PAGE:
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"It's early in the morning and you smell something burning, something is not right, you look outside your window and see a building on fire - a biodiesel fire with columns of smoke pouring from the roof and windows."
A horrible scenario, and yet and number of biodiesel producers have had fires.
Biodiesel has a relatively high flash point (the temperature above which it can auto ignite) of 100-170 deg C (212-338 deg F) compared 60-80 deg C (140-176 deg F) for normal diesel. This makes it a lot safer than normal diesel to store and use. It is in fact classified as non flammable by some storage codes.
However, if you get it hot enough (above the flash point) it will burn very well. A biodiesel fire is an oil fire and is hard to put out. LIke all oil fires, never ever try put it out with water - adding water will make things worse.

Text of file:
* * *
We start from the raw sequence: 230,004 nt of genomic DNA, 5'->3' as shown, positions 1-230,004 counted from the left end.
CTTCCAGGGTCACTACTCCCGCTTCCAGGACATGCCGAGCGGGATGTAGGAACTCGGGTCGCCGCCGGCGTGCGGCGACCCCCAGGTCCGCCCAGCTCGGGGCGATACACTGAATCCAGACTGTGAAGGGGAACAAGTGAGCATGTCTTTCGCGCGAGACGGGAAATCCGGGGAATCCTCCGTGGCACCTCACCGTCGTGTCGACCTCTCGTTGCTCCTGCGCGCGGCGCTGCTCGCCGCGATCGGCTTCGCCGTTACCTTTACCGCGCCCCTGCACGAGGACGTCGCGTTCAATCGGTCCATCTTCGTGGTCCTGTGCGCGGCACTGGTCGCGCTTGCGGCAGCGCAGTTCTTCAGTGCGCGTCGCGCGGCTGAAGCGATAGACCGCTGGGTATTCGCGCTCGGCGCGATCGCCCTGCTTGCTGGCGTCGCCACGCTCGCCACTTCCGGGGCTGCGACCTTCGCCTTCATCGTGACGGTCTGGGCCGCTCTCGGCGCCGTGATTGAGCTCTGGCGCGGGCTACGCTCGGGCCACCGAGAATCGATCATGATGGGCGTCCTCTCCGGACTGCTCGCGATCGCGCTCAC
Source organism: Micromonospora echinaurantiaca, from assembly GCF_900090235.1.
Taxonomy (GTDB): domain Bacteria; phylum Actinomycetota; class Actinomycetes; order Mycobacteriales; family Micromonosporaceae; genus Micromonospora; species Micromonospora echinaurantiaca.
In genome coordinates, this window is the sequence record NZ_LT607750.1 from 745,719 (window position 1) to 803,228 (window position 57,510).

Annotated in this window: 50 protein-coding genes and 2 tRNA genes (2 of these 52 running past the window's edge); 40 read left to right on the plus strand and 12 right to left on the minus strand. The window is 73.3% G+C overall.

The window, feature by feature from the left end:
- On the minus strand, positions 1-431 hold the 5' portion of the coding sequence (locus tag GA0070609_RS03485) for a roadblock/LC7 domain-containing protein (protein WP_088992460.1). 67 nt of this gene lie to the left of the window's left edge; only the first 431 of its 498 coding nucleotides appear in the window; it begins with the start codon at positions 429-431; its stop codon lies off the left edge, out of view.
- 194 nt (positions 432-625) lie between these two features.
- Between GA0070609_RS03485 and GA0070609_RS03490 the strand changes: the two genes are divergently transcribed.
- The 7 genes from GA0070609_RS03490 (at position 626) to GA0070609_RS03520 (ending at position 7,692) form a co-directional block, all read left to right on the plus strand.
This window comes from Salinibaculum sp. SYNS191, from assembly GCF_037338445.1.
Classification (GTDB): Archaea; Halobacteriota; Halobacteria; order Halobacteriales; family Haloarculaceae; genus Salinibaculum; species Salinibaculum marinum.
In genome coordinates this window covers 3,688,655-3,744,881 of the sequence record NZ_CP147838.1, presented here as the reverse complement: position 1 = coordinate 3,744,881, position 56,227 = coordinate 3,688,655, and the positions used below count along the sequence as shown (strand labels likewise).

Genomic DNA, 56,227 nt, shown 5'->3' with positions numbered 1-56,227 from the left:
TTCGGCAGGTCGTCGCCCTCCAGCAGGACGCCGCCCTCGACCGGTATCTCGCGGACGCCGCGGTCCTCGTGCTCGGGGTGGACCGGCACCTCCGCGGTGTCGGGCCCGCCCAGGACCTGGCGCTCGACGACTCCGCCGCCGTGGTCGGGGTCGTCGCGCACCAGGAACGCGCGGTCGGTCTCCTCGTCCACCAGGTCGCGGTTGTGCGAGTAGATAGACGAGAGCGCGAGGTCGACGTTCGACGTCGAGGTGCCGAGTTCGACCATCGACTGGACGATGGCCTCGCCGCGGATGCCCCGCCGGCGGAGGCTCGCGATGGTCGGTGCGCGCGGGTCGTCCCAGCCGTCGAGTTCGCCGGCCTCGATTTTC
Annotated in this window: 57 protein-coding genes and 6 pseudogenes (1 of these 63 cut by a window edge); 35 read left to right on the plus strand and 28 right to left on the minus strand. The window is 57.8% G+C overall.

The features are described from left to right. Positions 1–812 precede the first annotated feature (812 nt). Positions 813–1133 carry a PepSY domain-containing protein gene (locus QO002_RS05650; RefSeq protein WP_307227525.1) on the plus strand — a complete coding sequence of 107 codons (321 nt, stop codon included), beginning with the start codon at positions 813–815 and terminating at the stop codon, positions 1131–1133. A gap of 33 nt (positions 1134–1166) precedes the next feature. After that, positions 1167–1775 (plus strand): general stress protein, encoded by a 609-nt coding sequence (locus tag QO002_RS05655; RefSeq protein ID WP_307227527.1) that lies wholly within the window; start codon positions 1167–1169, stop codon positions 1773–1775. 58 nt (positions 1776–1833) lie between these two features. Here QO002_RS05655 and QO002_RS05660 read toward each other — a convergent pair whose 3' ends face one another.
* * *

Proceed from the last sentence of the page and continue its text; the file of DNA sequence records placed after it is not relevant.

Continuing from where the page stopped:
|The results of a biodiesel fire|
Enough sand will smother an oil fire, so will a good dry powder or CO2 fire extinguisher. The fire department will use foam. These all extinguish the fire by cutting off the oxygen but if the biodiesel is hot enough it will reignite if air returns. It is important to cut of the source of heat as well.
Some bad practices that I have seen in small biodiesel plants are
Biodiesel is relatively non flammable but methanol is very flammable. Never smoke or have a naked flame in a biodiesel production facility. This includes gas heating, if you are heating with gas do so in a separate building.
There have been a number of fires in commercial facilities in the past few years. If a commercial facility with all the implemented and regulated safety procedures can have an incident then so can the small producer. Always plan for the event of a biodiesel fire and take the relevant precautions. It is a very good idea to have your local fire inspector come and have a look at your biodiesel plant and audit the facility, the inspector is an expert in fire related issues and will be able to give you some good advice..